Thought Leadership

MBSE applies everywhere, even Formula 1

By Nick Finberg

For most companies the entire value proposition around model-based systems engineering (MBSE) rests on designing more-complex systems, doing it faster than before, and enabling rapid changes from a variety of stakeholders. That fits a variety of industries and products – consumer products, aircraft, and even industrial equipment. Each of these is seeing complexity from rapid introduction of electronics and software as well as a growing need to meet sustainability targets. But one business type that might usually be overlooked when it comes to MBSE methodologies is Formula 1 racing, it is a sport steeped in tradition and full of engineers already working as agile teams.

Formula 1 is not unencumbered by complexity however, there are highly optimized designs in the engine and powertrain, the aerodynamics of the cars, control systems, and much more. There are also pressures to change what has been central to much of F1 pedigree for decades – the engine. Whether the organizing body adopts hybrid fuels, hybrid drivetrains, or full-electric systems, there is set to be lots of change to the engine bay. That may require a completely new set of skills to work together on these powerful machines. This complexity and other’s inherent to the sport have not been overlooked by those with an eye on success. Red Bull Racing is one of those competitors, employing a suite of connected software solutions.

Harnessing constant iteration

To many, Formula 1 is seen as the peak of automotive innovation, and it is hard to argue with that descriptor. The sport is often the first to employ technologies in design, production, and more. The entire sport is built on eking a few more percentage points out of every system through better airfoils, better energy transfer, and better braking performance. But it is not just a sport of year-over-year improvements, it requires a new design with high frequency. And it might even be a complete overhaul, as was seen with the technical requirements published before the 2022 season. The teams need to be able to iterate as quickly as possible to get a car ready for each season and even tweak the cars between events to account for track conditions, weather, and even driver preference. MBSE coordinates the many different engineering groups to prevent backups and redesigns from poor communication of design requirements.

Low volumes are still complex

It might not be the most accurate description to say that an F1 car is a product, its not as if they are sold in any volume. They might even be considered continuously evolved prototypes, but that does not remove the complexity of manufacturing and logistics. In some cases the low volume makes the lifecycle of an F1 car more complex. One of a kind designs need to be manufactured, and many manufacturing processes are eared towards high volume production. This makes production extremely expensive, with no efficiencies of scale. It also pushes teams towards the innovative technologies like additive manufacturing, whose eccentricities need to be understood be designers and manufacturers to get the right component at the end – remanufacturing takes time, which comes at a high cost. There is also the problem of logistics. How do the parts get from manufacturing to the track? Are the right revisions being installed to meet the most current race requirements? Is a complete set of parts being set to the right region of a race series? Tracking all of the information is made exceedingly easier with digital and connected tools.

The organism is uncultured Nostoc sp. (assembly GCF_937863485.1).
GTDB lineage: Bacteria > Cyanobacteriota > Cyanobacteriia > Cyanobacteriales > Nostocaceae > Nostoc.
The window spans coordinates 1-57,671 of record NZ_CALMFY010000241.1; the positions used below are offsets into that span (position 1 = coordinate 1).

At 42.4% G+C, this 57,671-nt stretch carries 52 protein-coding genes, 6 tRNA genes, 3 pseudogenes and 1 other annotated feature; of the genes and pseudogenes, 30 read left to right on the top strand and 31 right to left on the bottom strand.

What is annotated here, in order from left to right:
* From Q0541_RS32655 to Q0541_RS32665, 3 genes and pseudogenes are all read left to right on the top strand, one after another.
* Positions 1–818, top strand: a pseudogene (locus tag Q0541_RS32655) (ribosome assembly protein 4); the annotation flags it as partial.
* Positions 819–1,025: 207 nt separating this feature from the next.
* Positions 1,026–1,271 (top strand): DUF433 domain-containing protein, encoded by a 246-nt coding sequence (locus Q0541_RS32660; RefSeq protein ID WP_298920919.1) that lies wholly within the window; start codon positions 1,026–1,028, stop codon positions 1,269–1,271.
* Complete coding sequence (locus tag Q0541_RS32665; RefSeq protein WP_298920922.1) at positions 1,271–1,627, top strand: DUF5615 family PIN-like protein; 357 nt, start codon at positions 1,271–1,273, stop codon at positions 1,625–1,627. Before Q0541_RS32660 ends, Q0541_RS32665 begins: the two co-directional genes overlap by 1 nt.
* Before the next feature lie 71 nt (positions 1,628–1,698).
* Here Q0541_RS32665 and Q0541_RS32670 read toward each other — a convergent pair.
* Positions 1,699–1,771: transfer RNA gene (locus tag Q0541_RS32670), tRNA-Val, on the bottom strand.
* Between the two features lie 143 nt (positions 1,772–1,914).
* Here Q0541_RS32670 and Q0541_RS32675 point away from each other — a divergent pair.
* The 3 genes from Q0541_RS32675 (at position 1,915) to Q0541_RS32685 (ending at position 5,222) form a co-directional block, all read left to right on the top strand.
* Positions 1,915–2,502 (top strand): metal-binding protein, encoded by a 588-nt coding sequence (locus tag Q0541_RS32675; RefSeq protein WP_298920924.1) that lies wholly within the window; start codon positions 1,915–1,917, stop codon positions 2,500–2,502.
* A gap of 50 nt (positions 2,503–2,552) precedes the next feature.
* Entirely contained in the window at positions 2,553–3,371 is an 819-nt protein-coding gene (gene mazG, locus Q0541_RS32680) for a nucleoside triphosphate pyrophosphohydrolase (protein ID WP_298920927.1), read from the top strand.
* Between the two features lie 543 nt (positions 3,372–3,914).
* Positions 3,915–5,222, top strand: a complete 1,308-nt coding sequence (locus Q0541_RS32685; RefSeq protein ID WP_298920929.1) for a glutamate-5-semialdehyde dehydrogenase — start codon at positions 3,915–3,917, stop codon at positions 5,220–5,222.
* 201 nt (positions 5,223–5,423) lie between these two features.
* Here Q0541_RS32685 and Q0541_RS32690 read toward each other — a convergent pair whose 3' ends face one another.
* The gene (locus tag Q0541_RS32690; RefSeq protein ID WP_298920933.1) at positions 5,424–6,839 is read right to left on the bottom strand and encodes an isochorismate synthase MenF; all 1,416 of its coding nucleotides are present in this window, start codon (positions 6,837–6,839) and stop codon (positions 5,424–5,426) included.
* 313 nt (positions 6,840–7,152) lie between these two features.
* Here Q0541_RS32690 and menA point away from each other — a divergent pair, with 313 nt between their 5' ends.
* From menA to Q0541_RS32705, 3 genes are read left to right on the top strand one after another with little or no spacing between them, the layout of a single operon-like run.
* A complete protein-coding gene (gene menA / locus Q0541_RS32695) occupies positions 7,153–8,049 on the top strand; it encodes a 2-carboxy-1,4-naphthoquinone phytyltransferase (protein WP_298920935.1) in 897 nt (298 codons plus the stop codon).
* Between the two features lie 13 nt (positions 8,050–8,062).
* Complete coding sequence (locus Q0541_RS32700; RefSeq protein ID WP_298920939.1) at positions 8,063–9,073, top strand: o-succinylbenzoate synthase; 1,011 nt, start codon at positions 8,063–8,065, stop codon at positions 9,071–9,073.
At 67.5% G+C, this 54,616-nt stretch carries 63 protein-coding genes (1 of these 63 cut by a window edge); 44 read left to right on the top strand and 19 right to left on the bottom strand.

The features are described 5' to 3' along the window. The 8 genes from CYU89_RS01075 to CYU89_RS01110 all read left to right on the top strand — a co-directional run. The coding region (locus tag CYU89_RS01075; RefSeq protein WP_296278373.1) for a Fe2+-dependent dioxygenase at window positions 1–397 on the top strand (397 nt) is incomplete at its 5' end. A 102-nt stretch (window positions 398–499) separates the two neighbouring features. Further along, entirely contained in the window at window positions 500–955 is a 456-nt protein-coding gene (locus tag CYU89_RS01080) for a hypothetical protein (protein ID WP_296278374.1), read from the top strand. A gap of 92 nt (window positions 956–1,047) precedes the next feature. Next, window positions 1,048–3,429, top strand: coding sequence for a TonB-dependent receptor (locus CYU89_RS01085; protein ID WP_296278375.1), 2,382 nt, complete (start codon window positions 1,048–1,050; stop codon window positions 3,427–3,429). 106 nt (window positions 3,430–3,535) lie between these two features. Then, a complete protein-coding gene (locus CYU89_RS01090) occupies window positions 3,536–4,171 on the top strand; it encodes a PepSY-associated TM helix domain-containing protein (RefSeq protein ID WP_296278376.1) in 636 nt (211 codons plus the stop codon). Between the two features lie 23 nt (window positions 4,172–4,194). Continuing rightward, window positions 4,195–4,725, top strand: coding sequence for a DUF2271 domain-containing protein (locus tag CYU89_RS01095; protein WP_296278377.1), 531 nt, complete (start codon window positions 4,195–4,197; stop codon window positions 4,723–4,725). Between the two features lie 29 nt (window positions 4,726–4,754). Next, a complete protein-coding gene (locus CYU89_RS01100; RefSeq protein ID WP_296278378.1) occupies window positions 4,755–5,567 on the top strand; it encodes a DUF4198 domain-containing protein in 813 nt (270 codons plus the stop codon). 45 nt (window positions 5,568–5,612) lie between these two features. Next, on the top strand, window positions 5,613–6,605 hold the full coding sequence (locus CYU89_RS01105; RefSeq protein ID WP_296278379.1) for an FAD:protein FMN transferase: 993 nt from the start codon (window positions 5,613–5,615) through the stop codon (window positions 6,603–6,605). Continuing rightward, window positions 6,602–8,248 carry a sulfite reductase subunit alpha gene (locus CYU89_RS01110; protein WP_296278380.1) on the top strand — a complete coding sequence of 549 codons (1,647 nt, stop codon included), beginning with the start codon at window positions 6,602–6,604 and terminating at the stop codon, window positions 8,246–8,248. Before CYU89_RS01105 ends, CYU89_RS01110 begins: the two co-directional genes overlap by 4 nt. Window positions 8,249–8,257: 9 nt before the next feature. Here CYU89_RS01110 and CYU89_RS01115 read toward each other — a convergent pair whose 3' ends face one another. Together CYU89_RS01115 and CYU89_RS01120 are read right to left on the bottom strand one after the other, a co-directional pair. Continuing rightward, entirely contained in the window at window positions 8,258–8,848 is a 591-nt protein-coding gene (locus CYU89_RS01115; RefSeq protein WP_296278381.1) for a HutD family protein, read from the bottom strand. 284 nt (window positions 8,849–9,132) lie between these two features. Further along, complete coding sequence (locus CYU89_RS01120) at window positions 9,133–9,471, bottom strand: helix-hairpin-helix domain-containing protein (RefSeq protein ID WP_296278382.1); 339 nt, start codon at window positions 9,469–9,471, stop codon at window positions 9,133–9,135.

The reasons for MBSE are many

Model-based systems engineering provides so many different advantages to the development cycles of F1 teams, that it could be a whole book. But they are not the only business that can take advantage of the business accelerating tools within an MBSE methodology and digital transformation. To learn more about how Red Bull Racing is deploying these techniques, has a great article on the subject. But if you brought in on the lure of F1 and work in a very different industry, you might want to check out the topic page on MBSE from Siemens Digital Industries Software. I had to completely skip their innovative use of simulation that was pre-empted by the regulatory changes for the 2022 season.

Siemens Digital Industries Software is driving transformation to enable a digital enterprise where engineering, manufacturing and electronics design meet tomorrow. Xcelerator, the comprehensive and integrated portfolio of software and services from Siemens Digital Industries Software, helps companies of all sizes create and leverage a comprehensive digital twin that provides organizations with new insights, opportunities and levels of automation to drive innovation.

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This article first appeared on the Siemens Digital Industries Software blog at